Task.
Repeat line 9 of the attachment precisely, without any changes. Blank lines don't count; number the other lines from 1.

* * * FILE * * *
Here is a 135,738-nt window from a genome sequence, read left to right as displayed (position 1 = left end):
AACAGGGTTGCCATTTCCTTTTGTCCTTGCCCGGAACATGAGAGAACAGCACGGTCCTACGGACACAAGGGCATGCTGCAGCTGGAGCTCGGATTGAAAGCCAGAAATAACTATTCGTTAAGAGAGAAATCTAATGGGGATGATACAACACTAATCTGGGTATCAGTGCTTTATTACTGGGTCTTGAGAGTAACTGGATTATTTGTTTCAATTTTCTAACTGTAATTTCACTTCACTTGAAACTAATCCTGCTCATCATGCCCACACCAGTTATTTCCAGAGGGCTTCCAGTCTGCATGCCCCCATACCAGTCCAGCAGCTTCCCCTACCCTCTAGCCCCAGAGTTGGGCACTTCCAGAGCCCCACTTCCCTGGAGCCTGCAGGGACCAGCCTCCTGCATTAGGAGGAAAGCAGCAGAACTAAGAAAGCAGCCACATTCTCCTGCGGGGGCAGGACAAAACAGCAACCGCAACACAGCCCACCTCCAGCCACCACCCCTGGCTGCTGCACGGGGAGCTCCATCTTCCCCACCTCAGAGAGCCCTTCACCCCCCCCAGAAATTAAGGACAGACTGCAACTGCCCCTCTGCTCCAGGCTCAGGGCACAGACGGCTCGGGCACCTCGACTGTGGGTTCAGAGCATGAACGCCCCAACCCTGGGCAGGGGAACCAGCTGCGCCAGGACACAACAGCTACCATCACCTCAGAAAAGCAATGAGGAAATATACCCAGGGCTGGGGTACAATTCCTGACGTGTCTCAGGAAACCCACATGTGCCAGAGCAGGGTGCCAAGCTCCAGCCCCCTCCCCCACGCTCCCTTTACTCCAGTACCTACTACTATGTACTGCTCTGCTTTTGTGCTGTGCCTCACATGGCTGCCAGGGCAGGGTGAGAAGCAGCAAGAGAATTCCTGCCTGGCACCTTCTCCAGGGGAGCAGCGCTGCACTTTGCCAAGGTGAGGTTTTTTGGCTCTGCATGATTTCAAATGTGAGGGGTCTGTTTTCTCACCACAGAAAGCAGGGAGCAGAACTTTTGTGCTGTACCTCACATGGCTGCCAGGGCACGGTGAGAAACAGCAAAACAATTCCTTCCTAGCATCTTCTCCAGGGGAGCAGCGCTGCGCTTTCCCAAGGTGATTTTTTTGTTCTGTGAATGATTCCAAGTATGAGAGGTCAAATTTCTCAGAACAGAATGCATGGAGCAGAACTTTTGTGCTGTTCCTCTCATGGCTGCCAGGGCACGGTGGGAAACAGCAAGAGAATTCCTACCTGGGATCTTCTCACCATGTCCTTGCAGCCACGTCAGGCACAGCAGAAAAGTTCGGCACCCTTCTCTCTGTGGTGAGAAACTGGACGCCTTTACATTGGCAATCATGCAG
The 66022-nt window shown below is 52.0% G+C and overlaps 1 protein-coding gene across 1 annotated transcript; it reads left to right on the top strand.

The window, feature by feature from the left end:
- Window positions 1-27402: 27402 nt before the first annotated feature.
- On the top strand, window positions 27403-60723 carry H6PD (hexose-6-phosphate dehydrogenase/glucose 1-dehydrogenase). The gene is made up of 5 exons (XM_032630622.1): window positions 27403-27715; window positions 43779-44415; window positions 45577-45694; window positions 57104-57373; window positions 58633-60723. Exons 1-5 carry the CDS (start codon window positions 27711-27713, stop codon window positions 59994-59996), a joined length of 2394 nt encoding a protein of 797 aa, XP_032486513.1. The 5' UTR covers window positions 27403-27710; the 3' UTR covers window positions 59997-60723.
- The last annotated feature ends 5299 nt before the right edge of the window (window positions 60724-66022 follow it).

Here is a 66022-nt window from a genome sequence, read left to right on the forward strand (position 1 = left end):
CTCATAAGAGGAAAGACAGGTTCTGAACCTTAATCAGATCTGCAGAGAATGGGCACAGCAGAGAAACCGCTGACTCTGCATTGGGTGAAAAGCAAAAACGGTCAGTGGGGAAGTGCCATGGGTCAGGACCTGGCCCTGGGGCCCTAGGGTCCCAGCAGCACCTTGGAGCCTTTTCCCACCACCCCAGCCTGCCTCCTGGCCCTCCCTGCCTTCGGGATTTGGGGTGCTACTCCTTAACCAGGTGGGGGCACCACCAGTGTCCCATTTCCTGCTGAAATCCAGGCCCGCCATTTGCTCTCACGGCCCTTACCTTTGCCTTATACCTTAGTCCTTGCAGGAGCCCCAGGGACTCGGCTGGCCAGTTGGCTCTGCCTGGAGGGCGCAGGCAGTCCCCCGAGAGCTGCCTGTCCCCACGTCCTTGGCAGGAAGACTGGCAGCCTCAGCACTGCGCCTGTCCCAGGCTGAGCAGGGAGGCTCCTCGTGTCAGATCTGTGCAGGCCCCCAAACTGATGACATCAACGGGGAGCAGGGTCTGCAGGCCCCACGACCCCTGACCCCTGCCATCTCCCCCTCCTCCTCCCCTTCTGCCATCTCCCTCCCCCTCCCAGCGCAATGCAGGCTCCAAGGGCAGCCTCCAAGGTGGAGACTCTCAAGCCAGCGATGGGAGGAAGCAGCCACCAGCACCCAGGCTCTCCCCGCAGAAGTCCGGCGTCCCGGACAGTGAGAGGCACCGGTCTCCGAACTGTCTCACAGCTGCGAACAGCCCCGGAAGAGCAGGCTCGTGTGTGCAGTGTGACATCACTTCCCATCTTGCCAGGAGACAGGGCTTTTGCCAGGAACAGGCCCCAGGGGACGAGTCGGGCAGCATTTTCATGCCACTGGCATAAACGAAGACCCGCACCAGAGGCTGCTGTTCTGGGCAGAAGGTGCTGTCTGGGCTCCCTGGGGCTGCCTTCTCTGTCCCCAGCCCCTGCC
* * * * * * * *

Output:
CTCATAAGAGGAAAGACAGGTTCTGAACCTTAATCAGATCTGCAGAGAATGGGCACAGCAGAGAAACCGCTGACTCTGCATTGGGTGAAAAGCAAAAACGGTCAGTGGGGAAGTGCCATGGGTCAGGACCTGGCCCTGGGGCCCTAGGGTCCCAGCAGCACCTTGGAGCCTTTTCCCACCACCCCAGCCTGCCTCCTGGCCCTCCCTGCCTTCGGGATTTGGGGTGCTACTCCTTAACCAGGTGGGGGCACCACCAGTGTCCCATTTCCTGCTGAAATCCAGGCCCGCCATTTGCTCTCACGGCCCTTACCTTTGCCTTATACCTTAGTCCTTGCAGGAGCCCCAGGGACTCGGCTGGCCAGTTGGCTCTGCCTGGAGGGCGCAGGCAGTCCCCCGAGAGCTGCCTGTCCCCACGTCCTTGGCAGGAAGACTGGCAGCCTCAGCACTGCGCCTGTCCCAGGCTGAGCAGGGAGGCTCCTCGTGTCAGATCTGTGCAGGCCCCCAAACTGATGACATCAACGGGGAGCAGGGTCTGCAGGCCCCACGACCCCTGACCCCTGCCATCTCCCCCTCCTCCTCCCCTTCTGCCATCTCCCTCCCCCTCCCAGCGCAATGCAGGCTCCAAGGGCAGCCTCCAAGGTGGAGACTCTCAAGCCAGCGATGGGAGGAAGCAGCCACCAGCACCCAGGCTCTCCCCGCAGAAGTCCGGCGTCCCGGACAGTGAGAGGCACCGGTCTCCGAACTGTCTCACAGCTGCGAACAGCCCCGGAAGAGCAGGCTCGTGTGTGCAGTGTGACATCACTTCCCATCTTGCCAGGAGACAGGGCTTTTGCCAGGAACAGGCCCCAGGGGACGAGTCGGGCAGCATTTTCATGCCACTGGCATAAACGAAGACCCGCACCAGAGGCTGCTGTTCTGGGCAGAAGGTGCTGTCTGGGCTCCCTGGGGCTGCCTTCTCTGTCCCCAGCCCCTGCC